DOING JUSTICE: A PROSECUTOR’S THOUGHTS ON CRIME, PUNISHMENT, AND THE RULE OF LAW
By Preet Bharara
What can defense lawyers say about the perfect prosecutor?
Preet Bharara placed his stamp on the Southern District of New York — known simply as “the Office” in New York and the most desirable place in the world for a prosecutor to work — for the duration of the Obama administration. In his new book, Doing Justice, he is by turns funny, smart, thoughtful, self-effacing, and self-critical. If only all prosecutors spent as much time on each case, with as much basic goodwill, honesty and humanity, the world would surely be a better place. Bharara never shied away from making a headline, but he also was not afraid of criticism.
One of the most telling episodes is in a chapter titled Bollywood. Bharara (who was born in India and came to the United States as an infant) was addressing a banquet for Indian-American businessmen in the midst of the prosecution of Raj Rajaratnam, the Sri Lanka-born hedge fund magnate convicted of insider trading. He had recently been pilloried as a race-traitor in New York’s combative ethnic press. He began his address with a joke to lower the temperature: “I have something important to say to all of you: you have the right to remain silent.” The crowd loved it.
Bharara strives to be race-neutral, perhaps to a fault given our nation’s past and the structural inequities in our criminal justice system. He is also a bit wide-eyed about the virtues of the office he led. SDNY prosecutors rarely suffer from self-doubt. As many New York defense lawyers would attest, the Office often overcharges and almost always holds back critical information about a case until forced to turn it over. Full disclosure: the SDNY has been a frequent adversary of mine even as my daughter played in a high school chamber music group with Bharara’s daughter, who appears several times in the book, grounding and humanizing the hardworking prosecutor.
Bharara gives deep thought to each charging decision, often assembling a group of supervisors around the coffee table in his office to hash out a difficult question. He advocates having prosecutors fully argue the case from the defense point of view. He reveals that his well-funded office hires expensive jury consultants, but the unseemliness of the expenditure is not entirely lost on him.
In the law enforcement world, Bharara is no doubt a relative progressive: some of the battles described in the book are fought against prison guards, corrupt police (including the notorious “Cannibal Cop,” who was acquitted), and other instrumentalities of our outsized system of punishment. But in the end, he is a prosecutor’s prosecutor, empathizing with victims and defendants alike, glad-handing investigators — all while showing little hesitation to impose high prison sentences when he felt they fit the crimes charged.
Though respectful of the defense function, Bharara is dismissive of defense lawyers. In a lopsided example, he describes how the steel trap memory of an SDNY investigator led to an exoneration. At the same time, he ignores the essential role that defense lawyers play in freeing the innocent and protecting against government overreach, going so far as to call out by name a storied woman defense attorney for alleged “slut shaming” of a sex trafficking victim. Doing Justice does not address Bharara’s most troubling case, the “Bronx 120” roundup of fledgling African American and Latino alleged gang members who, in earlier times, would never have faced federal charges for selling drugs on the street and now face absurdly high federal mandatory minimums and double punishment under RICO.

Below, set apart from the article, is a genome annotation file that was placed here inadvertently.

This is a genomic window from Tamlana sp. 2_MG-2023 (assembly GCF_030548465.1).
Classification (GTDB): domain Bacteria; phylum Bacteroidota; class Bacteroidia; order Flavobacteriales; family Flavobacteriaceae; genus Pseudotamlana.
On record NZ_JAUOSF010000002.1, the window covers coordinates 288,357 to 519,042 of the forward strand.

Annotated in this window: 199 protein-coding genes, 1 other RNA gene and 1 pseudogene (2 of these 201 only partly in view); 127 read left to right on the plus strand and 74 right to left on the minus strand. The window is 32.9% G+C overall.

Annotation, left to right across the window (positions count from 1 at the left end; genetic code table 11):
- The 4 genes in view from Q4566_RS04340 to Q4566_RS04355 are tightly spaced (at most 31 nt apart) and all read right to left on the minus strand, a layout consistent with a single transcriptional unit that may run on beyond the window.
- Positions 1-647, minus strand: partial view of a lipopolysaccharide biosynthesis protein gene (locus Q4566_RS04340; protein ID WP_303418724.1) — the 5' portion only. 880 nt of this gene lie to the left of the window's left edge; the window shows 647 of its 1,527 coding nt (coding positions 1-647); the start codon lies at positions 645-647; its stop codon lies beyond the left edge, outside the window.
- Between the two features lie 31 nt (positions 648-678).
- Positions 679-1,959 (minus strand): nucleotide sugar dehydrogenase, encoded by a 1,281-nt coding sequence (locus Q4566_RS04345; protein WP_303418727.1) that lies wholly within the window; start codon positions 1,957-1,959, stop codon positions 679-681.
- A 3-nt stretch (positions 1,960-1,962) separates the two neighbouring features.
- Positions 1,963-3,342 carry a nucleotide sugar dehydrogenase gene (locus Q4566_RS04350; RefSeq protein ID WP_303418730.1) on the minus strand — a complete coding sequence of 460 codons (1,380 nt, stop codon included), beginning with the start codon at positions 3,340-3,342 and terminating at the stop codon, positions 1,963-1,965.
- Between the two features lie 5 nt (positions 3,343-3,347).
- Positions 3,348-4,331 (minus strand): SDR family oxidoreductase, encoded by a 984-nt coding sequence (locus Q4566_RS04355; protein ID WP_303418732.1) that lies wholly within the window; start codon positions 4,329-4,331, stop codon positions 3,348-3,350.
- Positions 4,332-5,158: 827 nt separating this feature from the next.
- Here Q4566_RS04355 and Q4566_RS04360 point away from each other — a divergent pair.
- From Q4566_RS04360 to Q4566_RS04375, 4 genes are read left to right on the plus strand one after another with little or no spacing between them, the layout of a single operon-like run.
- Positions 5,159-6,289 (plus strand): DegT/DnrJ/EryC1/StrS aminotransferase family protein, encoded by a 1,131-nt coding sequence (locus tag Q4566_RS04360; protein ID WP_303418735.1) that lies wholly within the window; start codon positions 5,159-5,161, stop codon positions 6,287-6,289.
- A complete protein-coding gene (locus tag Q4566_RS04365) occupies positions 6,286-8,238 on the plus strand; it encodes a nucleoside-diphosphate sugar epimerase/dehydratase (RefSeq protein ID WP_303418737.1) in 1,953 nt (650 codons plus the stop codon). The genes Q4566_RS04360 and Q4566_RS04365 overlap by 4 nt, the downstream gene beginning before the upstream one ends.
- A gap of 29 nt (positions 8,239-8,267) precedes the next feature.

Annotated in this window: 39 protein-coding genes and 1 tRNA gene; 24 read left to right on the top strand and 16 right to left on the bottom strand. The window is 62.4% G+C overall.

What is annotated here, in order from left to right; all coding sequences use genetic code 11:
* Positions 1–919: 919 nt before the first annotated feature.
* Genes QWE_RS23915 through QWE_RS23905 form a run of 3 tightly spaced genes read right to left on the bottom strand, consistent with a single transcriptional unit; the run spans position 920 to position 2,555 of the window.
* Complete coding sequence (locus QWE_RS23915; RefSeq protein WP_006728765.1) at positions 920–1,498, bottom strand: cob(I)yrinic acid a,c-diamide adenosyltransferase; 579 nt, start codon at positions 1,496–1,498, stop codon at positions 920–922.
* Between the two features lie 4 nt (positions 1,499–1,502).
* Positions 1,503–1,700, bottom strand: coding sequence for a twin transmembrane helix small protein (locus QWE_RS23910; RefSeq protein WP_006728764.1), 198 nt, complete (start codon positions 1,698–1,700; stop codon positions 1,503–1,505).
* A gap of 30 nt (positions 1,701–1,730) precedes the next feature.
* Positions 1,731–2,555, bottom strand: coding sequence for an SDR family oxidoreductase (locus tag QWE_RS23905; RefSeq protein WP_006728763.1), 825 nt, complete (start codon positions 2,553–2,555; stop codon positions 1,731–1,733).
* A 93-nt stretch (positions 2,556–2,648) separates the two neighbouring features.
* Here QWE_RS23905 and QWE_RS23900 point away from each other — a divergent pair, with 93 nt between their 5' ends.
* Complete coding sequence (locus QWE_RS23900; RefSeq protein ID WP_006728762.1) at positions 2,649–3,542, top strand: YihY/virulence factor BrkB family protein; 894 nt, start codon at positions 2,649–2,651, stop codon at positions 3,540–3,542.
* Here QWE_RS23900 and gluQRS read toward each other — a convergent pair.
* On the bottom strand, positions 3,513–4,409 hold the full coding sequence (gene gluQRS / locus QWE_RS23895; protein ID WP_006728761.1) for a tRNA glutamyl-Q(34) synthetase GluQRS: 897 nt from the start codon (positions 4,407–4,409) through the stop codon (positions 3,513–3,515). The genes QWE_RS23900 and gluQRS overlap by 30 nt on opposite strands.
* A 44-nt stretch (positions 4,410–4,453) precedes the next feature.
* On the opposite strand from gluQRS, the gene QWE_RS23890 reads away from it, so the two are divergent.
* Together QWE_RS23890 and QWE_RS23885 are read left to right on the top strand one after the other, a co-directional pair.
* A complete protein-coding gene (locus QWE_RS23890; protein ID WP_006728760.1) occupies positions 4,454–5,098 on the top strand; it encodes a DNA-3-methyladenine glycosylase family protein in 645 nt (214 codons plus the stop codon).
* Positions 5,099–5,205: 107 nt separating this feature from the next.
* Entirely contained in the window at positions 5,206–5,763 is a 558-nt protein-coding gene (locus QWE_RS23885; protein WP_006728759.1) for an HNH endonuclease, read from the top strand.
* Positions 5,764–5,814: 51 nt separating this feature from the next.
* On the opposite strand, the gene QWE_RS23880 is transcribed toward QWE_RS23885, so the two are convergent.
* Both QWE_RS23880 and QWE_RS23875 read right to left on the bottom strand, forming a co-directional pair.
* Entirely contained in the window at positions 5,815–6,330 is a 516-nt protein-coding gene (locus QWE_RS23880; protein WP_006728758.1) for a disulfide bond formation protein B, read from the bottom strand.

Doing Justice is organized in a way that makes it particularly accessible to criminal practitioners: by the phases of a prosecution. So we start with a section on the inquiry, move on to accusation and then to judgment, and end — more often than not triumphantly — with punishment. Bharara includes a great chapter on walking away, which happens when there is not enough evidence to prove a crime beyond a reasonable doubt. He intersperses descriptions of his work at the Office with general thoughts and observations about criminal justice and, of course, many war stories. He writes about cases he tried himself, but also about ones he supervised from on high or had nothing to do with, such as the Office’s courageous pursuit of Michael Cohen after Bharara was fired by Donald Trump.
The book is a product of our present historical moment. Bharara presents himself as the anti-Trump: not political, not impulsive, never motivated by personal gain. He is appalled at Trump’s pardon of Dinesh D’Souza, a bilious conservative commentator convicted of campaign finance violations who played the “self-hating Indian” race card in criticizing Bharara’s prosecution.
But Bharara himself presents a convincing case — even to this most skeptical of audiences — that he is above all that. As a prosecutor, he sees the world in terms of good guys and bad guys. But that model fits the facts only in a small minority of cases — which happen to be the ones with which Bharara, as head of the world’s most powerful prosecutor’s office, was most concerned. He sees the need for structural changes, like the need to close Rikers Island. But in the end, this is a story of eight years of tactical combat, eight years ridding the world of corrupt politicians, villainous prison guards, and insider traders, and eight years of having the luxury to follow one’s conscience and bring the right cases at the right time against the right people.
ABOUT THE REVIEWER
Zachary Margulis-Ohnuma (NACDL Life Member) practices criminal law in New York City.
Republished with the permission of the National Association of Criminal Defense Lawyers